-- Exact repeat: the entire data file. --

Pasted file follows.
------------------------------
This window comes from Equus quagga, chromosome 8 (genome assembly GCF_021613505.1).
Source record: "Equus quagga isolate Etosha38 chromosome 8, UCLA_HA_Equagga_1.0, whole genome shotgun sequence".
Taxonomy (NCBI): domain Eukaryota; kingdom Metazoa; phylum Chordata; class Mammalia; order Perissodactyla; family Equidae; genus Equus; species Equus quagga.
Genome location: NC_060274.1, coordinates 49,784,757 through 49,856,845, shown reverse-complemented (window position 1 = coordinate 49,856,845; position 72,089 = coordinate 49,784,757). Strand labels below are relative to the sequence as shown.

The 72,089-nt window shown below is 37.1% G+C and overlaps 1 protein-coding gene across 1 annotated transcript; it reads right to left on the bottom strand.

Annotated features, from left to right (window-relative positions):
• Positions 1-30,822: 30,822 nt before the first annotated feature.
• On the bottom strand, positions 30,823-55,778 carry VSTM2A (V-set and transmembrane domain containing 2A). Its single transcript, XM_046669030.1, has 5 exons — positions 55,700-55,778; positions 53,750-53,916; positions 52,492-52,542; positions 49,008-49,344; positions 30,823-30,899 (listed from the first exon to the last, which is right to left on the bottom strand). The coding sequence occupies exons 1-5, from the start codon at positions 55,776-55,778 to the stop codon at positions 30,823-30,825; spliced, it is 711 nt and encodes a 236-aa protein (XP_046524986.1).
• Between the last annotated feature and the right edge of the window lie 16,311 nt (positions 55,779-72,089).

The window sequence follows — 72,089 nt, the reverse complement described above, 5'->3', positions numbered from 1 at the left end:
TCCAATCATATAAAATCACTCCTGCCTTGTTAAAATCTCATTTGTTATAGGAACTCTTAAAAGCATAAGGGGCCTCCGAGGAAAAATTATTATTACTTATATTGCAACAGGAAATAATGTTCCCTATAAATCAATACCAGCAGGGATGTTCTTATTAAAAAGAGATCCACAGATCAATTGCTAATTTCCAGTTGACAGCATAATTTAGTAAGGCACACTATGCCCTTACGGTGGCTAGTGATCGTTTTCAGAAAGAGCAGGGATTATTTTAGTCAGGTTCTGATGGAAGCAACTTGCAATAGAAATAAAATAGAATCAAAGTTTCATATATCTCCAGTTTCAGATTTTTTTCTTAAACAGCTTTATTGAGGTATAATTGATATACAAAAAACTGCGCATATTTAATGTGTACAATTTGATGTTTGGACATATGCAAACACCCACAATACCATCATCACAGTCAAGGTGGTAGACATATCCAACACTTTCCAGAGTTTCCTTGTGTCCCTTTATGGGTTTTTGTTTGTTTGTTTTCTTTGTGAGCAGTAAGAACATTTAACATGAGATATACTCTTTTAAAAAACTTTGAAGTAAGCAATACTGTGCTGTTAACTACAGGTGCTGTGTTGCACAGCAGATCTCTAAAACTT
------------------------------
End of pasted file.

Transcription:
This window comes from Equus quagga, chromosome 8 (genome assembly GCF_021613505.1).
Source record: "Equus quagga isolate Etosha38 chromosome 8, UCLA_HA_Equagga_1.0, whole genome shotgun sequence".
Taxonomy (NCBI): domain Eukaryota; kingdom Metazoa; phylum Chordata; class Mammalia; order Perissodactyla; family Equidae; genus Equus; species Equus quagga.
Genome location: NC_060274.1, coordinates 49,784,757 through 49,856,845, shown reverse-complemented (window position 1 = coordinate 49,856,845; position 72,089 = coordinate 49,784,757). Strand labels below are relative to the sequence as shown.

The 72,089-nt window shown below is 37.1% G+C and overlaps 1 protein-coding gene across 1 annotated transcript; it reads right to left on the bottom strand.

Annotated features, from left to right (window-relative positions):
• Positions 1-30,822: 30,822 nt before the first annotated feature.
• On the bottom strand, positions 30,823-55,778 carry VSTM2A (V-set and transmembrane domain containing 2A). Its single transcript, XM_046669030.1, has 5 exons — positions 55,700-55,778; positions 53,750-53,916; positions 52,492-52,542; positions 49,008-49,344; positions 30,823-30,899 (listed from the first exon to the last, which is right to left on the bottom strand). The coding sequence occupies exons 1-5, from the start codon at positions 55,776-55,778 to the stop codon at positions 30,823-30,825; spliced, it is 711 nt and encodes a 236-aa protein (XP_046524986.1).
• Between the last annotated feature and the right edge of the window lie 16,311 nt (positions 55,779-72,089).

The window sequence follows — 72,089 nt, the reverse complement described above, 5'->3', positions numbered from 1 at the left end:
TCCAATCATATAAAATCACTCCTGCCTTGTTAAAATCTCATTTGTTATAGGAACTCTTAAAAGCATAAGGGGCCTCCGAGGAAAAATTATTATTACTTATATTGCAACAGGAAATAATGTTCCCTATAAATCAATACCAGCAGGGATGTTCTTATTAAAAAGAGATCCACAGATCAATTGCTAATTTCCAGTTGACAGCATAATTTAGTAAGGCACACTATGCCCTTACGGTGGCTAGTGATCGTTTTCAGAAAGAGCAGGGATTATTTTAGTCAGGTTCTGATGGAAGCAACTTGCAATAGAAATAAAATAGAATCAAAGTTTCATATATCTCCAGTTTCAGATTTTTTTCTTAAACAGCTTTATTGAGGTATAATTGATATACAAAAAACTGCGCATATTTAATGTGTACAATTTGATGTTTGGACATATGCAAACACCCACAATACCATCATCACAGTCAAGGTGGTAGACATATCCAACACTTTCCAGAGTTTCCTTGTGTCCCTTTATGGGTTTTTGTTTGTTTGTTTTCTTTGTGAGCAGTAAGAACATTTAACATGAGATATACTCTTTTAAAAAACTTTGAAGTAAGCAATACTGTGCTGTTAACTACAGGTGCTGTGTTGCACAGCAGATCTCTAAAACTT